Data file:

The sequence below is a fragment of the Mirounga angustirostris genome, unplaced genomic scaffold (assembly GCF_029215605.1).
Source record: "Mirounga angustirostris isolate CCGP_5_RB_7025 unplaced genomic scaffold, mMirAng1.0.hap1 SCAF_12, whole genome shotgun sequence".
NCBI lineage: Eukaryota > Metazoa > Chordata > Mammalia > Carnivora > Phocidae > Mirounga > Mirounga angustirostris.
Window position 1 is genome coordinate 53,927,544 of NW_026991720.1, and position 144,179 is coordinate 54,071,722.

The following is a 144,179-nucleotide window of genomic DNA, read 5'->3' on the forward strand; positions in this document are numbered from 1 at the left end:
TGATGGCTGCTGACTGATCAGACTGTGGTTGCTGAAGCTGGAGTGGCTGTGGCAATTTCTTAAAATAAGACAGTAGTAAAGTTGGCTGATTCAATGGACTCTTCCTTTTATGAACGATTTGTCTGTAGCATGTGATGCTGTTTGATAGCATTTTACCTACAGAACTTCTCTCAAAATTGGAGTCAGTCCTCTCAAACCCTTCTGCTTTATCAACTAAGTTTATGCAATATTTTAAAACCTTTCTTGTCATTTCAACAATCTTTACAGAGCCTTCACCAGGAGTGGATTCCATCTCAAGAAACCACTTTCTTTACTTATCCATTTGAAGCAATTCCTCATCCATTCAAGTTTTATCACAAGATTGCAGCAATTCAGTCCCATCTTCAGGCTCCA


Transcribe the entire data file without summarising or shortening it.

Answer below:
The sequence below is a fragment of the Mirounga angustirostris genome, unplaced genomic scaffold (assembly GCF_029215605.1).
Source record: "Mirounga angustirostris isolate CCGP_5_RB_7025 unplaced genomic scaffold, mMirAng1.0.hap1 SCAF_12, whole genome shotgun sequence".
NCBI lineage: Eukaryota > Metazoa > Chordata > Mammalia > Carnivora > Phocidae > Mirounga > Mirounga angustirostris.
Window position 1 is genome coordinate 53,927,544 of NW_026991720.1, and position 144,179 is coordinate 54,071,722.

The following is a 144,179-nucleotide window of genomic DNA, read 5'->3' on the forward strand; positions in this document are numbered from 1 at the left end:
TGATGGCTGCTGACTGATCAGACTGTGGTTGCTGAAGCTGGAGTGGCTGTGGCAATTTCTTAAAATAAGACAGTAGTAAAGTTGGCTGATTCAATGGACTCTTCCTTTTATGAACGATTTGTCTGTAGCATGTGATGCTGTTTGATAGCATTTTACCTACAGAACTTCTCTCAAAATTGGAGTCAGTCCTCTCAAACCCTTCTGCTTTATCAACTAAGTTTATGCAATATTTTAAAACCTTTCTTGTCATTTCAACAATCTTTACAGAGCCTTCACCAGGAGTGGATTCCATCTCAAGAAACCACTTTCTTTACTTATCCATTTGAAGCAATTCCTCATCCATTCAAGTTTTATCACAAGATTGCAGCAATTCAGTCCCATCTTCAGGCTCCA